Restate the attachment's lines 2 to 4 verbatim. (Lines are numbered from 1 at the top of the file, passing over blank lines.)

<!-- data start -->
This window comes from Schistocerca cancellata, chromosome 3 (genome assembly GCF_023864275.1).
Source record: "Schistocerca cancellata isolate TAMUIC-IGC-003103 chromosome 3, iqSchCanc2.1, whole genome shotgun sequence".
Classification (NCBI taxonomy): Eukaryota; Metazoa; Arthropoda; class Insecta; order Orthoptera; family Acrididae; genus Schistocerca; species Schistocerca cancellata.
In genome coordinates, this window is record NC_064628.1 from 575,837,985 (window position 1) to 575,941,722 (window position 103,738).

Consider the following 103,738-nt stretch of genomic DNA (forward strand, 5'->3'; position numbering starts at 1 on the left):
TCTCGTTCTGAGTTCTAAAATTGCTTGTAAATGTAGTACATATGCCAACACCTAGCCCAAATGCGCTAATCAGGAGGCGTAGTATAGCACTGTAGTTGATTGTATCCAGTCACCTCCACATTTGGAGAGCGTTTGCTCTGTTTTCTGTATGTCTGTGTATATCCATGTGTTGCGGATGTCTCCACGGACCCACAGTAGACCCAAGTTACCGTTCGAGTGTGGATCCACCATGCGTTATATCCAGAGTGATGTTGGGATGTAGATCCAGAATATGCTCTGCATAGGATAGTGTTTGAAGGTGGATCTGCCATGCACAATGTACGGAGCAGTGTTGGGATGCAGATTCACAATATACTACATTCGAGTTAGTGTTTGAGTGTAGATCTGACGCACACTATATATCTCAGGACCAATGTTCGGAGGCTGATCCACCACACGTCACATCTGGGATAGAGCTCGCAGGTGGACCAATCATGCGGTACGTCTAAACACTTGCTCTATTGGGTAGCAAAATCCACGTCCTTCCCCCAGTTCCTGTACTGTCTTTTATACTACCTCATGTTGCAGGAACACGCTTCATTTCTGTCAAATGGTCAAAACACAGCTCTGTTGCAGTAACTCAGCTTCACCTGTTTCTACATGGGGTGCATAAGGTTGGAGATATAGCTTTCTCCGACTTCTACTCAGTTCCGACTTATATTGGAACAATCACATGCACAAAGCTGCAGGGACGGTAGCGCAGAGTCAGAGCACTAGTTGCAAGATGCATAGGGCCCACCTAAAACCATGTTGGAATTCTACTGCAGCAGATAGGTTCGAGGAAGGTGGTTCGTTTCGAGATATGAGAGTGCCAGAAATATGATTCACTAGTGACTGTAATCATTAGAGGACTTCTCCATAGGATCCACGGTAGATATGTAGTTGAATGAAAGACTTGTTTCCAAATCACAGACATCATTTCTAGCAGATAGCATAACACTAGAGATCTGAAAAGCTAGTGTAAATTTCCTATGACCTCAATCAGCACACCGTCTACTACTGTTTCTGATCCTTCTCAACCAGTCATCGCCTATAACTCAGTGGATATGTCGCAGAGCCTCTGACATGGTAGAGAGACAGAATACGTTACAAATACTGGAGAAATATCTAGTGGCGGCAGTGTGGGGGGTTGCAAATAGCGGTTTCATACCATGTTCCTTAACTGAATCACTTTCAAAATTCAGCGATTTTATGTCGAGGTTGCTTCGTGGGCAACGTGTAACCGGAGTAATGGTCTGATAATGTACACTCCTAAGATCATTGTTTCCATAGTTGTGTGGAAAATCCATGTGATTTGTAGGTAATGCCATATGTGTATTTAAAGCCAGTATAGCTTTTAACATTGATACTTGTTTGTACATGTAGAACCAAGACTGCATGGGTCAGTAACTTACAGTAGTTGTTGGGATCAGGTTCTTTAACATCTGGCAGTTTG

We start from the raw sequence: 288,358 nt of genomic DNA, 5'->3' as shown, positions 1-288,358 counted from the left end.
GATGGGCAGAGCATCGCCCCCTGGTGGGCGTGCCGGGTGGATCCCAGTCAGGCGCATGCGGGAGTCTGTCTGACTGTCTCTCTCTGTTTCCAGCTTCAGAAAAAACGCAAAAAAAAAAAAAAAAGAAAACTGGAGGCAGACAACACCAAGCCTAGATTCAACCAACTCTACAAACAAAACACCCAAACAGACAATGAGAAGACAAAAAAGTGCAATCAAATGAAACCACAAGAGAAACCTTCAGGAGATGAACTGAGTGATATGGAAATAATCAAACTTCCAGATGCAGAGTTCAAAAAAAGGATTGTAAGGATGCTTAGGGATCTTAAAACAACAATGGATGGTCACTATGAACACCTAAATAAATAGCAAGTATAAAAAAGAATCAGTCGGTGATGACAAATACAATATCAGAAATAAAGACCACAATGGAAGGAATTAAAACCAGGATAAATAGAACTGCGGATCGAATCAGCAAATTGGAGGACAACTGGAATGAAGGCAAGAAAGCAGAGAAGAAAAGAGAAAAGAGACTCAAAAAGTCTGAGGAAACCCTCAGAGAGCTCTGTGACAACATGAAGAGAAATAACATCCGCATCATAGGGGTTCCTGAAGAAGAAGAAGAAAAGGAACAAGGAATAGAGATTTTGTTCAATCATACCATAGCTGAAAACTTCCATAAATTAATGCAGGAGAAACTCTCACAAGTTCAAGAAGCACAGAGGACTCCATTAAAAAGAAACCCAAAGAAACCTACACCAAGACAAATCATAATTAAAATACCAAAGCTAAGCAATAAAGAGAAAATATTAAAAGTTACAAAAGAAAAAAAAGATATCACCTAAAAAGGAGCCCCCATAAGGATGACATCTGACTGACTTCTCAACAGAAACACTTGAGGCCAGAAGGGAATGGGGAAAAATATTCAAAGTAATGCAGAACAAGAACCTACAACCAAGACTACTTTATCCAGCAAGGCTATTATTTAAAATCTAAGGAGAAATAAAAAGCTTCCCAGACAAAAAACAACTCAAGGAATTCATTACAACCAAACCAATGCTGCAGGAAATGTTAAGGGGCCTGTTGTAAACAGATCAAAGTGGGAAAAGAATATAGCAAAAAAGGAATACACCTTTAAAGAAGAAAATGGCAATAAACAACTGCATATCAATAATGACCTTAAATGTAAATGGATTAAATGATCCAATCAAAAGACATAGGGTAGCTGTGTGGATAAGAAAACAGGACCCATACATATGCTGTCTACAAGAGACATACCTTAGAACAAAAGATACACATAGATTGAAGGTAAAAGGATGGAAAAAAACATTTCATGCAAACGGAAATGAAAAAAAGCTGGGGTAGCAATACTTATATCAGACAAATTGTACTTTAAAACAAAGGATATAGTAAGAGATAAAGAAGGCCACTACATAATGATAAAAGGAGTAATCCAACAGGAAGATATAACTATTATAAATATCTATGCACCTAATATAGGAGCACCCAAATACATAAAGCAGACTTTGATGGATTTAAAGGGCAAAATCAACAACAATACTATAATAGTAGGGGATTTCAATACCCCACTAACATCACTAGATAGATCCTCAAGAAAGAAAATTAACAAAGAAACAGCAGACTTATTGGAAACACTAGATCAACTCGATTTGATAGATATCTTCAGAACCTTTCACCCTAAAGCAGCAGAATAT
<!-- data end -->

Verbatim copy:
Source record: "Schistocerca cancellata isolate TAMUIC-IGC-003103 chromosome 3, iqSchCanc2.1, whole genome shotgun sequence".
Classification (NCBI taxonomy): Eukaryota; Metazoa; Arthropoda; class Insecta; order Orthoptera; family Acrididae; genus Schistocerca; species Schistocerca cancellata.
In genome coordinates, this window is record NC_064628.1 from 575,837,985 (window position 1) to 575,941,722 (window position 103,738).